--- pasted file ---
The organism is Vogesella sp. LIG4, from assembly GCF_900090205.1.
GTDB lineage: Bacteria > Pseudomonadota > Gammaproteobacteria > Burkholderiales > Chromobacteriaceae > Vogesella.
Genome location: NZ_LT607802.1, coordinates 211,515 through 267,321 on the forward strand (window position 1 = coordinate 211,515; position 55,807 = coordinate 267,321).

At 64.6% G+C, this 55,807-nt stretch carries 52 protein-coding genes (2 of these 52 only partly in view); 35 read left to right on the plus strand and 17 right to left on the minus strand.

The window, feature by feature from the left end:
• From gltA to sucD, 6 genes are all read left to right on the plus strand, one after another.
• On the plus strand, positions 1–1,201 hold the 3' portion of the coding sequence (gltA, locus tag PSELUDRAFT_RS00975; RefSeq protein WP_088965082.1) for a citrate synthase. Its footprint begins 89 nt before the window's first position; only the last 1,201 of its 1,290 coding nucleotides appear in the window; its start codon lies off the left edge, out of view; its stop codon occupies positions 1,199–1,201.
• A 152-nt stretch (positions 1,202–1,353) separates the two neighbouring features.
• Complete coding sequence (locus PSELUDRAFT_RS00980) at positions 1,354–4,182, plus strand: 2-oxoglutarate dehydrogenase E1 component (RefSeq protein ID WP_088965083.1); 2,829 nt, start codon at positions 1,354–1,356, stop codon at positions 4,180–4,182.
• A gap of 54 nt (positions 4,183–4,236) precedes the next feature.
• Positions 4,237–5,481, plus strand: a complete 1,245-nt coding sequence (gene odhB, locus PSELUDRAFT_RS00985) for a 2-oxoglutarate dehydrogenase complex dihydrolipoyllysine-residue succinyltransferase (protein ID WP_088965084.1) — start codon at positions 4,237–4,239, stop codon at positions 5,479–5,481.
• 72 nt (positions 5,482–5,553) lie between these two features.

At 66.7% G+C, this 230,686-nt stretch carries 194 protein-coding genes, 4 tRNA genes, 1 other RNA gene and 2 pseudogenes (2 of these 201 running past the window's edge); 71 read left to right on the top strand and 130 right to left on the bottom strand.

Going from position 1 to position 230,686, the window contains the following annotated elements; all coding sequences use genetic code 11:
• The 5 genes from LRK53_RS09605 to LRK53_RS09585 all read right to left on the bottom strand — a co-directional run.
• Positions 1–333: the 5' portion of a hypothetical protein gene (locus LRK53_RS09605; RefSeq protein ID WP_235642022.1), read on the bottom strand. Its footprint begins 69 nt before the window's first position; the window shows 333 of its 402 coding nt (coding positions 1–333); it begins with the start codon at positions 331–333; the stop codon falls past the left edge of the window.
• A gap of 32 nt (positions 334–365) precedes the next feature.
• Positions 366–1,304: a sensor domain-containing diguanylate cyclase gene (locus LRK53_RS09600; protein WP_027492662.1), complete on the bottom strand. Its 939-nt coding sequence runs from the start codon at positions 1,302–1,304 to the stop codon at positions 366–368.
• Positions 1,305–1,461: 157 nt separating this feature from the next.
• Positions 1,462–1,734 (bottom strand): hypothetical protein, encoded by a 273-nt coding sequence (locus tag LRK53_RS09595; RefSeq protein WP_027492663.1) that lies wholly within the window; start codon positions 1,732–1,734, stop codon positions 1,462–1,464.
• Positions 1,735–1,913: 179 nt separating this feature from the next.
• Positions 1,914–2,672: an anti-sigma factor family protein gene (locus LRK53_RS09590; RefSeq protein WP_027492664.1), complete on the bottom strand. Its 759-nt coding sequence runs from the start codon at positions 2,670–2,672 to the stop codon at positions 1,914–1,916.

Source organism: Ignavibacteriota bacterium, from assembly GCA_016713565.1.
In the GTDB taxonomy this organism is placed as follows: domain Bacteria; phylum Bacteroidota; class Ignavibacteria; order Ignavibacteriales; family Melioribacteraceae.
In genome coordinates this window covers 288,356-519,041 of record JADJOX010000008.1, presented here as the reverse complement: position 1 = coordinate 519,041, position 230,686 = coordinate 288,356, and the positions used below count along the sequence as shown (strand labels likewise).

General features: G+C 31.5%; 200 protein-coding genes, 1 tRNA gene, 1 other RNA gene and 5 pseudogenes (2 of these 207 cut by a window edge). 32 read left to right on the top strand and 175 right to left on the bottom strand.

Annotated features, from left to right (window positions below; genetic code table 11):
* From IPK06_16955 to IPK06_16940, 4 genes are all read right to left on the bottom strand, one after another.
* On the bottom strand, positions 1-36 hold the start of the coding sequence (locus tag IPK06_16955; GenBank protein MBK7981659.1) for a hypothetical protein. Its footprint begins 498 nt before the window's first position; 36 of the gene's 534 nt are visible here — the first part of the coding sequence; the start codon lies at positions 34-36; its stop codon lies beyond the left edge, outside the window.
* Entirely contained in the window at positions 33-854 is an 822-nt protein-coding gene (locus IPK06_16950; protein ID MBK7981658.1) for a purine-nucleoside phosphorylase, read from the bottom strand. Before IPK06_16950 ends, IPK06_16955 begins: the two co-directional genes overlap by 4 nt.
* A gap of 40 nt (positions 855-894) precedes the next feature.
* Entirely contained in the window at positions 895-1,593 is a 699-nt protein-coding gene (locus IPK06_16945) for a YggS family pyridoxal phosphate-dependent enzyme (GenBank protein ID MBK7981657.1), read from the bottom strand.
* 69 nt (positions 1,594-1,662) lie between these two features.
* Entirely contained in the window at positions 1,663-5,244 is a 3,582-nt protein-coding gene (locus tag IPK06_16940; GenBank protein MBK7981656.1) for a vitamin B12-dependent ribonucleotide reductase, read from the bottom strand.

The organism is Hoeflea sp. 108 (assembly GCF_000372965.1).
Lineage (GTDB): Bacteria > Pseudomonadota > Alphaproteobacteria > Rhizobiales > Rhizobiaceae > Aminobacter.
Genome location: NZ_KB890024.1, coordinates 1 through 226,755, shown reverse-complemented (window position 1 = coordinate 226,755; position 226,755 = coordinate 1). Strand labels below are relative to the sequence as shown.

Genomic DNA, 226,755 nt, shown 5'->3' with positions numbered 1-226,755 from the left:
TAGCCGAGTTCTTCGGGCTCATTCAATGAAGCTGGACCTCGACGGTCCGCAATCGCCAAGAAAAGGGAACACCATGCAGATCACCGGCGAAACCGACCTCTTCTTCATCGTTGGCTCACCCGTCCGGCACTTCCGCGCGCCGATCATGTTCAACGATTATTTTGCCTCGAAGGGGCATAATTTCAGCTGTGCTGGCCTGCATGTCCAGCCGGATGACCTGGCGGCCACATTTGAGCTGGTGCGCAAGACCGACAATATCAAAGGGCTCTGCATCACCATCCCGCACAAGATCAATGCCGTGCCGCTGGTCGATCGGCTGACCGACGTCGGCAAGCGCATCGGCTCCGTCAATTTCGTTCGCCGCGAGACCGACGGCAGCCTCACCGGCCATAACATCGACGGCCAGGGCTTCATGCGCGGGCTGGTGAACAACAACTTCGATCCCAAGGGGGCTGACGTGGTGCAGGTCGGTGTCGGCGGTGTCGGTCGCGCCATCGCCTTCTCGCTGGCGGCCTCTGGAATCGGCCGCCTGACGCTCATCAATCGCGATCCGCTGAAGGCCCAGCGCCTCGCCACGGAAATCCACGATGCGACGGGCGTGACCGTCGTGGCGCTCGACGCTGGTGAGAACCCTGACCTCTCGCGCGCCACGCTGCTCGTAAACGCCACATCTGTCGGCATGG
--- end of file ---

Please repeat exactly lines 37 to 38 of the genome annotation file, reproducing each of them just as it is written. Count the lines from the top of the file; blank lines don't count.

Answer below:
Genome location: NZ_KB890024.1, coordinates 1 through 226,755, shown reverse-complemented (window position 1 = coordinate 226,755; position 226,755 = coordinate 1). Strand labels below are relative to the sequence as shown.

Genomic DNA, 226,755 nt, shown 5'->3' with positions numbered 1-226,755 from the left: